5. Donald Hall has an essay about the way he's treated as an old person. He visited the Smithsonian, in a wheelchair, and was looking at a Henry Moore statue. The guard bent down and talked babytalk(!) to him. Hall, incidentally, had written a book about Henry Moore. http://www.newyorker.com/reporting/2012/01/23/120123fa_fact_hall

    Good comeback with the roller derby accident!

  6. I love the roller derby response; perfect!! (When I was in my late 20s, I had some similar responses for people I barely knew who thought it was perfectly appropriate to ask me in the middle of a dinner party why I didn't have children!)
    The endearments bother me because they are infantilizing, and I actually consider myself a competent adult. -Jean

  7. Ficherreader: After spending 12 years pushing a wheelchair nothing surprises me about the way a few people talk (or ignore) people using chairs. Good for Hall, for writing about it.

    Stepintothefuture: I used to get those 'why no children' questions too and it's only been in recent years that I am comfortable enough to say I was biologically challenged or to say "I had dogs instead"---depending on who's asking and my mood. People are more consider of asking that question of younger people now days that we know more about infertility issues.

    Thanks for sharing the root cause for why phony endearments bother some of so much. I never thought of it as "infantilzing" us but that's exactly what they do.

  8. I don't know why, but it bothers me to have some young pipsqueak call me "sweetie"!

    Many years ago, I was talking to an old friend that I had not spoken with in a very long time. In talking something was mentioned about age, and she said "but you're a lot younger than I am". I asked her age, and she told me "70". I blurted out "you R old" and thank goodness she laughed. Well, the years have passed and now I'm 71; it's not nearly as old as I thought it would be. :)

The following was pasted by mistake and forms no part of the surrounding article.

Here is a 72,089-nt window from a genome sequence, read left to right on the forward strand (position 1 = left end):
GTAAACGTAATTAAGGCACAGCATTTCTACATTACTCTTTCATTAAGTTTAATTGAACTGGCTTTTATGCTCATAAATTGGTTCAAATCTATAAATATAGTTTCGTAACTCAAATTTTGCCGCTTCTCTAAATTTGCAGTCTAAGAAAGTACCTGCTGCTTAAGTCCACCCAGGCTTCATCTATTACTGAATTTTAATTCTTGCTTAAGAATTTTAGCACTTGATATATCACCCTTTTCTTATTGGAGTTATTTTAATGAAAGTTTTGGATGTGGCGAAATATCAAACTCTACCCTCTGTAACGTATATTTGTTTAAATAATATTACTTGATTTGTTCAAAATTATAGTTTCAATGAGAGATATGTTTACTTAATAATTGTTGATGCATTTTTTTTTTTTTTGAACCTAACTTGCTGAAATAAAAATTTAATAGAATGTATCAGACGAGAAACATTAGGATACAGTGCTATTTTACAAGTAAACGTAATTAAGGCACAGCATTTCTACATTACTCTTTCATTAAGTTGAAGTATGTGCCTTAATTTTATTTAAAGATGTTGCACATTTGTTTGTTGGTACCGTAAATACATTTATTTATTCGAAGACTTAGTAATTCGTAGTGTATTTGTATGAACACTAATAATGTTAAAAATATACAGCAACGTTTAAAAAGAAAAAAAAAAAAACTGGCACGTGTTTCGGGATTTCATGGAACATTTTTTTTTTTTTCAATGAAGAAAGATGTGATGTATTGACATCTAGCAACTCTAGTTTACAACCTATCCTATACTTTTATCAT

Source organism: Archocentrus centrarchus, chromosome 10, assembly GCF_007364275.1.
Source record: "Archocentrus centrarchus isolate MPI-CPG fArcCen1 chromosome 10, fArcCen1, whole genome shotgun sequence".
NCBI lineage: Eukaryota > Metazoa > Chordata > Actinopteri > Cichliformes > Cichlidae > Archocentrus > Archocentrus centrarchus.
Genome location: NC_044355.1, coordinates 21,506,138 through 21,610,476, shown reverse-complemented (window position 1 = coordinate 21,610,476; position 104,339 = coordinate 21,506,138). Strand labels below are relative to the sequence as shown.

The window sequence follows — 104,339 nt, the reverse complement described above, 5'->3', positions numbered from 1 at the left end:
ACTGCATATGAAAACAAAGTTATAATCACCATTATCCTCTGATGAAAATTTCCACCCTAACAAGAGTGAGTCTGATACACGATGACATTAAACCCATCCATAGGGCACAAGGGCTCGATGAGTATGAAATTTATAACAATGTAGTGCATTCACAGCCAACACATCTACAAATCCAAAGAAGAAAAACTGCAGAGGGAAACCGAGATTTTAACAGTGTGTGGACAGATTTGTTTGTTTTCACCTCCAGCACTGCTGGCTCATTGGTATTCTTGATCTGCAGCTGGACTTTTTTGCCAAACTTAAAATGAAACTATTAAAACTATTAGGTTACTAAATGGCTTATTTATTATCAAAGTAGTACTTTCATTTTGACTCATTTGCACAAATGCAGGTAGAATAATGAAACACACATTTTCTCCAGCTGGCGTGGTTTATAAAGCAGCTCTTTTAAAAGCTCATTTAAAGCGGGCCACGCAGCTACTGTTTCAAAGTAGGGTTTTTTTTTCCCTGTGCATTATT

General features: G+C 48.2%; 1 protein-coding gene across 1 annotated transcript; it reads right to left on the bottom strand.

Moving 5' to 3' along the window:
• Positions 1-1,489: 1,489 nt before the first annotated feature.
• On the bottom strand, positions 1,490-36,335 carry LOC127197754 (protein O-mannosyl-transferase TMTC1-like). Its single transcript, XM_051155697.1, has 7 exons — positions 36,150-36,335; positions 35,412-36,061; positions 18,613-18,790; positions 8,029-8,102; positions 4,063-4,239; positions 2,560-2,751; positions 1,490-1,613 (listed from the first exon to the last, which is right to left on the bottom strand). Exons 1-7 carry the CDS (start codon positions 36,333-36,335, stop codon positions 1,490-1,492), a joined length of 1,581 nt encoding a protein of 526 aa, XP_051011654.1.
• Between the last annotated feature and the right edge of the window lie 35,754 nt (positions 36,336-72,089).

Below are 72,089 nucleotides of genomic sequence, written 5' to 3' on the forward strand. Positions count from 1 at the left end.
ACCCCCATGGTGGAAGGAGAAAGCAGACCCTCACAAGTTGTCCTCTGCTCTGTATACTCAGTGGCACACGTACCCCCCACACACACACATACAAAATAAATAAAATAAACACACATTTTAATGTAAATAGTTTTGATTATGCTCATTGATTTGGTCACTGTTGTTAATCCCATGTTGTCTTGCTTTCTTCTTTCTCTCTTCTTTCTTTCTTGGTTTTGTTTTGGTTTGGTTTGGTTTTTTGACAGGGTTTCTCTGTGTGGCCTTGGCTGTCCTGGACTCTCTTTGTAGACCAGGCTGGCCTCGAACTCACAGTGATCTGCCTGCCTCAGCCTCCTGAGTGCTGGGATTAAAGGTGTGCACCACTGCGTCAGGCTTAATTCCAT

This is my first visit, so please accept my condolences. (hugs)

  9. Thank you, Sally and welcome! Your comment about 70 being old wasn't nearly as bad as one my mother got on her 50th birthday. Some teenager was shocked when he figure out that was a half a century and asked her if she knew that. LOL

  10. Hi - I'm new to your blog, so actually thought that the Roller Derby accident was for real. I love your sense of humor. I'm usually not quick enough to think of good replies at the time.

    Age is just a number. I still believe that if you don't use it you loose it. And you can get it back - you just have to start out a little slower, and be consistent. I say this as I get ready for my 3rd triathlon this year. I just moved in to an new age group, so hoping that will help me win some awards.

    I live in the south, but was not born here - I'm constantly getting called honey and baby by everyone. I guess it is just part of the language here. If it is someone I know, I tell them that I don't like to be called "Hon". If it is a waitress, I brush it off.

  11. Welcome to my blog! Thanks for reminding me of the regional differences in how often people use the term "hon" etc. A friend of mine who moved from the north to the south had a hard time getting used to that at first. But now she just accepts it as part of the regional flavor of the south.

  12. Oh, Jean...so funny and sharp, as usual. I need to get caught up on your blog, as you always cheer me up. Hopefully you'll be able to get back on those roller skates, soon ;-) You know those derby girls come up with very clever names. I think you might need one...

  13. Oh, my gosh! A derby girl name...that will give me a few hours worth of fun thoughts! Thanks for the idea.